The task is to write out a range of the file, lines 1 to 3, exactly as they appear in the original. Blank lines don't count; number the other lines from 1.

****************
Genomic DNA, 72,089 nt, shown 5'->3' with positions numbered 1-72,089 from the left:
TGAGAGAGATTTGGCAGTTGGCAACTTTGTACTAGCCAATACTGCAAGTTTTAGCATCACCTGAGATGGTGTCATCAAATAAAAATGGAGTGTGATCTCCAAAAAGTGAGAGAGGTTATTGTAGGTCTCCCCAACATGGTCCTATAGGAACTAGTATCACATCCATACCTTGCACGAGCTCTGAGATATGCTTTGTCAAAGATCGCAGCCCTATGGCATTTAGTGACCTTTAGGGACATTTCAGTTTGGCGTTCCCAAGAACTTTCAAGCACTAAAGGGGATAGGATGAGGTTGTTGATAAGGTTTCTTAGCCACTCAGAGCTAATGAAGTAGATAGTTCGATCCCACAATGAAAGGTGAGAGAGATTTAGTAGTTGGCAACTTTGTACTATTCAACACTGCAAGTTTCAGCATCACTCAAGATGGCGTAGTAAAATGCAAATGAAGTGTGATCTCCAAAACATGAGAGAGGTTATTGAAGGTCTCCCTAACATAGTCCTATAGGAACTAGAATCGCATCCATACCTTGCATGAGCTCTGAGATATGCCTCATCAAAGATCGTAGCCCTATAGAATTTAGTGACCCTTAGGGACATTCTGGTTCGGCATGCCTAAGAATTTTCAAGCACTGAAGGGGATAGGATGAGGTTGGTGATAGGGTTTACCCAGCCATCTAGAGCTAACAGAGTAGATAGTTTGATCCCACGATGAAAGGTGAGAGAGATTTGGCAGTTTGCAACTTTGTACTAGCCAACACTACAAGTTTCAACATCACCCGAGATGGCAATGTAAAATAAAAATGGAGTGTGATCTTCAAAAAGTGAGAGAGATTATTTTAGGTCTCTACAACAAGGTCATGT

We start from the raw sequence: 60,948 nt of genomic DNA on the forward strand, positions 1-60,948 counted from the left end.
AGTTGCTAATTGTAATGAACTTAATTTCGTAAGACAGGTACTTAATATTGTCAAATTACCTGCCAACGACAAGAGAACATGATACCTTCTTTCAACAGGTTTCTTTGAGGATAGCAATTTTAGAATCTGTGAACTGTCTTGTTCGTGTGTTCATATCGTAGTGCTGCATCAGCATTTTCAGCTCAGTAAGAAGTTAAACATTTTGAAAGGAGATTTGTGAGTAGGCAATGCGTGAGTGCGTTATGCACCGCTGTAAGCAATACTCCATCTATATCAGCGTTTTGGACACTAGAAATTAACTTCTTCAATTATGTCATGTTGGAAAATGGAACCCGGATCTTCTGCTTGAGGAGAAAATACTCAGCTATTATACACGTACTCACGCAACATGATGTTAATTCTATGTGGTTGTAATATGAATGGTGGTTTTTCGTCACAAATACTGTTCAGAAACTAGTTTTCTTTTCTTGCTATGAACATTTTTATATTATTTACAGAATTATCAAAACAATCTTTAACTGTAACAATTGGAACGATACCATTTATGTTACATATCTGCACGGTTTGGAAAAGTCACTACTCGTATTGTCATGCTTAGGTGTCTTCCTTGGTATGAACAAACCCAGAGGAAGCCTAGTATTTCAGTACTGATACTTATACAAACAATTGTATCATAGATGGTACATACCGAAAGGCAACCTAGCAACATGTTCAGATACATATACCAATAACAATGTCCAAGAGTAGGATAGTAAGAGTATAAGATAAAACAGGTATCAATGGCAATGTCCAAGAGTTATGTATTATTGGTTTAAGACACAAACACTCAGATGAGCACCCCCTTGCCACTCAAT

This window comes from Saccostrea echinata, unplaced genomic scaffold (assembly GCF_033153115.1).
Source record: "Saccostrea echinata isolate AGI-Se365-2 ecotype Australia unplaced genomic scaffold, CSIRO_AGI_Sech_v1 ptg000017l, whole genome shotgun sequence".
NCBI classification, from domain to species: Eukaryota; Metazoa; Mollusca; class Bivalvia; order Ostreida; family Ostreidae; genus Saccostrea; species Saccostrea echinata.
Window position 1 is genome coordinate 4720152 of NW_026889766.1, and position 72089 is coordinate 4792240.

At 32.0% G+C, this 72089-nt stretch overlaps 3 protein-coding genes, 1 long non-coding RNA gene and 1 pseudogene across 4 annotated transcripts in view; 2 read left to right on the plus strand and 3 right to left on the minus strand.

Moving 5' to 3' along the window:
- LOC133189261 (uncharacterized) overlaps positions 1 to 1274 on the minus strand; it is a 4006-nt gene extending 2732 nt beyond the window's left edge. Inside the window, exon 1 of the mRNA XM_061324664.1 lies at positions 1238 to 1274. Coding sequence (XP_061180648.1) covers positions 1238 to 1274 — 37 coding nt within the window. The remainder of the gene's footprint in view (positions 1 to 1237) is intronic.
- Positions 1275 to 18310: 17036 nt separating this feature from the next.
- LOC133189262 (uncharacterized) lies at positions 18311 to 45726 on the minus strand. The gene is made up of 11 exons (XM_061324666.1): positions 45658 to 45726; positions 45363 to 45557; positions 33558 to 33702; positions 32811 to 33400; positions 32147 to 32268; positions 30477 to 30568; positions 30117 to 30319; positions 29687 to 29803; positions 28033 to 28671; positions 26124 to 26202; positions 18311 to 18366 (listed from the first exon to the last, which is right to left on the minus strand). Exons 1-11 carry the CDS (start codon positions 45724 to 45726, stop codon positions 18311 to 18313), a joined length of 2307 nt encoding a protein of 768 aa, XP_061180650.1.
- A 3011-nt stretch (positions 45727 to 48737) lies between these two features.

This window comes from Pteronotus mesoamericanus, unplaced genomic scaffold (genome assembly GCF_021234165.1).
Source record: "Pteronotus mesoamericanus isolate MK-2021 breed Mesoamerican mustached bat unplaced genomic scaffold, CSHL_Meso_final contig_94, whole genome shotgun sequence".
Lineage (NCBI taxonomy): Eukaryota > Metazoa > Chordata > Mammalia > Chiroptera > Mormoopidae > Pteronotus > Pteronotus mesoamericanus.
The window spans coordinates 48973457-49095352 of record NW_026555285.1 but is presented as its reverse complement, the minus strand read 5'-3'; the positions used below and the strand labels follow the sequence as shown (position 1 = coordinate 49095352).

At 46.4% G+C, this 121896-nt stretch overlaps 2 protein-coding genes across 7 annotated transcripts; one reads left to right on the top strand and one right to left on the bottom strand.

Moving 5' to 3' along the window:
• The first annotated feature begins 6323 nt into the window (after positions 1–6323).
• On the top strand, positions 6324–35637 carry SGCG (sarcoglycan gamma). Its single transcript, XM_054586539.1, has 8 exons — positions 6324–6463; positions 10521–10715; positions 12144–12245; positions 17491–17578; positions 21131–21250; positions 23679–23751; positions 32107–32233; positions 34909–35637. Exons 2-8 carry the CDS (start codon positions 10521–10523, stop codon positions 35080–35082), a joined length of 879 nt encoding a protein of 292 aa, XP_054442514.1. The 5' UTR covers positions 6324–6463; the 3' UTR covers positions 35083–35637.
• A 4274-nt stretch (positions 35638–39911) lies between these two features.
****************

Genomic DNA, 72,089 nt, shown 5'->3' with positions numbered 1-72,089 from the left:
TGAGAGAGATTTGGCAGTTGGCAACTTTGTACTAGCCAATACTGCAAGTTTTAGCATCACCTGAGATGGTGTCATCAAATAAAAATGGAGTGTGATCTCCAAAAAGTGAGAGAGGTTATTGTAGGTCTCCCCAACATGGTCCTATAGGAACTAGTATCACATCCATACCTTGCACGAGCTCTGAGATATGCTTTGTCAAAGATCGCAGCCCTATGGCATTTAGTGACCTTTAGGGACATTTCAGTTTGGCGTTCCCAAGAACTTTCAAGCACTAAAGGGGATAGGATGAGGTTGTTGATAAGGTTTCTTAGCCACTCAGAGCTAATGAAGTAGATAGTTCGATCCCACAATGAAAGGTGAGAGAGATTTAGTAGTTGGCAACTTTGTACTATTCAACACTGCAAGTTTCAGCATCACTCAAGATGGCGTAGTAAAATGCAAATGAAGTGTGATCTCCAAAACATGAGAGAGGTTATTGAAGGTCTCCCTAACATAGTCCTATAGGAACTAGAATCGCATCCATACCTTGCATGAGCTCTGAGATATGCCTCATCAAAGATCGTAGCCCTATAGAATTTAGTGACCCTTAGGGACATTCTGGTTCGGCATGCCTAAGAATTTTCAAGCACTGAAGGGGATAGGATGAGGTTGGTGATAGGGTTTACCCAGCCATCTAGAGCTAACAGAGTAGATAGTTTGATCCCACGATGAAAGGTGAGAGAGATTTGGCAGTTTGCAACTTTGTACTAGCCAACACTACAAGTTTCAACATCACCCGAGATGGCAATGTAAAATAAAAATGGAGTGTGATCTTCAAAAAGTGAGAGAGATTATTTTAGGTCTCTACAACAAGGTCATGT

We start from the raw sequence: 60,948 nt of genomic DNA on the forward strand, positions 1-60,948 counted from the left end.